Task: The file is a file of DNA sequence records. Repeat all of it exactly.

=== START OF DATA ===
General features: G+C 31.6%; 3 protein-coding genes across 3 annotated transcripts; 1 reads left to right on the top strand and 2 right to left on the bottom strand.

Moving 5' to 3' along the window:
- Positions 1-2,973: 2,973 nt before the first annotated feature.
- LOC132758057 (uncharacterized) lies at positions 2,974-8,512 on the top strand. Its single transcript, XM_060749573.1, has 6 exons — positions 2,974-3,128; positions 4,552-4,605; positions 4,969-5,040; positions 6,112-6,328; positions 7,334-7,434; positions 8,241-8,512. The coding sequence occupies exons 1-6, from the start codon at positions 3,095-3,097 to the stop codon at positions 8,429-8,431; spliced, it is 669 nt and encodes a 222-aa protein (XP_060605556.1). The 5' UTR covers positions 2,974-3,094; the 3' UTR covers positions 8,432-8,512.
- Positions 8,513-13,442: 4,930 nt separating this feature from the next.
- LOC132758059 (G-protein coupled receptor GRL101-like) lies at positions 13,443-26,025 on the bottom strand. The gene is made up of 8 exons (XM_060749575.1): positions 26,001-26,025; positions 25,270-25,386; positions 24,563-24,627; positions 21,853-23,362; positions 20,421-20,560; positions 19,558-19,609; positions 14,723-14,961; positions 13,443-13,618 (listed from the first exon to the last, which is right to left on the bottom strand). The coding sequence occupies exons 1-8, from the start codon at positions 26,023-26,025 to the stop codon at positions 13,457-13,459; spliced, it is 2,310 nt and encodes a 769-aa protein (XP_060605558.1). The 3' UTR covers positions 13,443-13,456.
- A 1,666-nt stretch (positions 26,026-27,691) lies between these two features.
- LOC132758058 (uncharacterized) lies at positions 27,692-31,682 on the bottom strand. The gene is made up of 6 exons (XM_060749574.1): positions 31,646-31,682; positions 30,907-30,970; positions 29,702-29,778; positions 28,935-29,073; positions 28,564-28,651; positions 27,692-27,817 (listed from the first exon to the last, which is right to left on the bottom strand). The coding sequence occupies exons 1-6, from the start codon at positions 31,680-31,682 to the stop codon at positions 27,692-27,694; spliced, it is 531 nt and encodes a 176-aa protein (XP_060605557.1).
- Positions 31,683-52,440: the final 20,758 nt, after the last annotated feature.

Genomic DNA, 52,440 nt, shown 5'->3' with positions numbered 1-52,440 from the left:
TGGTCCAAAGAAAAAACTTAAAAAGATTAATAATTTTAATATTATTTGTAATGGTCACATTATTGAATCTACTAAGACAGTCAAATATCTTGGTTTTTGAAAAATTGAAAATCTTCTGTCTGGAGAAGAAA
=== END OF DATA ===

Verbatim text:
General features: G+C 31.6%; 3 protein-coding genes across 3 annotated transcripts; 1 reads left to right on the top strand and 2 right to left on the bottom strand.

Moving 5' to 3' along the window:
- Positions 1-2,973: 2,973 nt before the first annotated feature.
- LOC132758057 (uncharacterized) lies at positions 2,974-8,512 on the top strand. Its single transcript, XM_060749573.1, has 6 exons — positions 2,974-3,128; positions 4,552-4,605; positions 4,969-5,040; positions 6,112-6,328; positions 7,334-7,434; positions 8,241-8,512. The coding sequence occupies exons 1-6, from the start codon at positions 3,095-3,097 to the stop codon at positions 8,429-8,431; spliced, it is 669 nt and encodes a 222-aa protein (XP_060605556.1). The 5' UTR covers positions 2,974-3,094; the 3' UTR covers positions 8,432-8,512.
- Positions 8,513-13,442: 4,930 nt separating this feature from the next.
- LOC132758059 (G-protein coupled receptor GRL101-like) lies at positions 13,443-26,025 on the bottom strand. The gene is made up of 8 exons (XM_060749575.1): positions 26,001-26,025; positions 25,270-25,386; positions 24,563-24,627; positions 21,853-23,362; positions 20,421-20,560; positions 19,558-19,609; positions 14,723-14,961; positions 13,443-13,618 (listed from the first exon to the last, which is right to left on the bottom strand). The coding sequence occupies exons 1-8, from the start codon at positions 26,023-26,025 to the stop codon at positions 13,457-13,459; spliced, it is 2,310 nt and encodes a 769-aa protein (XP_060605558.1). The 3' UTR covers positions 13,443-13,456.
- A 1,666-nt stretch (positions 26,026-27,691) lies between these two features.
- LOC132758058 (uncharacterized) lies at positions 27,692-31,682 on the bottom strand. The gene is made up of 6 exons (XM_060749574.1): positions 31,646-31,682; positions 30,907-30,970; positions 29,702-29,778; positions 28,935-29,073; positions 28,564-28,651; positions 27,692-27,817 (listed from the first exon to the last, which is right to left on the bottom strand). The coding sequence occupies exons 1-6, from the start codon at positions 31,680-31,682 to the stop codon at positions 27,692-27,694; spliced, it is 531 nt and encodes a 176-aa protein (XP_060605557.1).
- Positions 31,683-52,440: the final 20,758 nt, after the last annotated feature.

Genomic DNA, 52,440 nt, shown 5'->3' with positions numbered 1-52,440 from the left:
TGGTCCAAAGAAAAAACTTAAAAAGATTAATAATTTTAATATTATTTGTAATGGTCACATTATTGAATCTACTAAGACAGTCAAATATCTTGGTTTTTGAAAAATTGAAAATCTTCTGTCTGGAGAAGAAA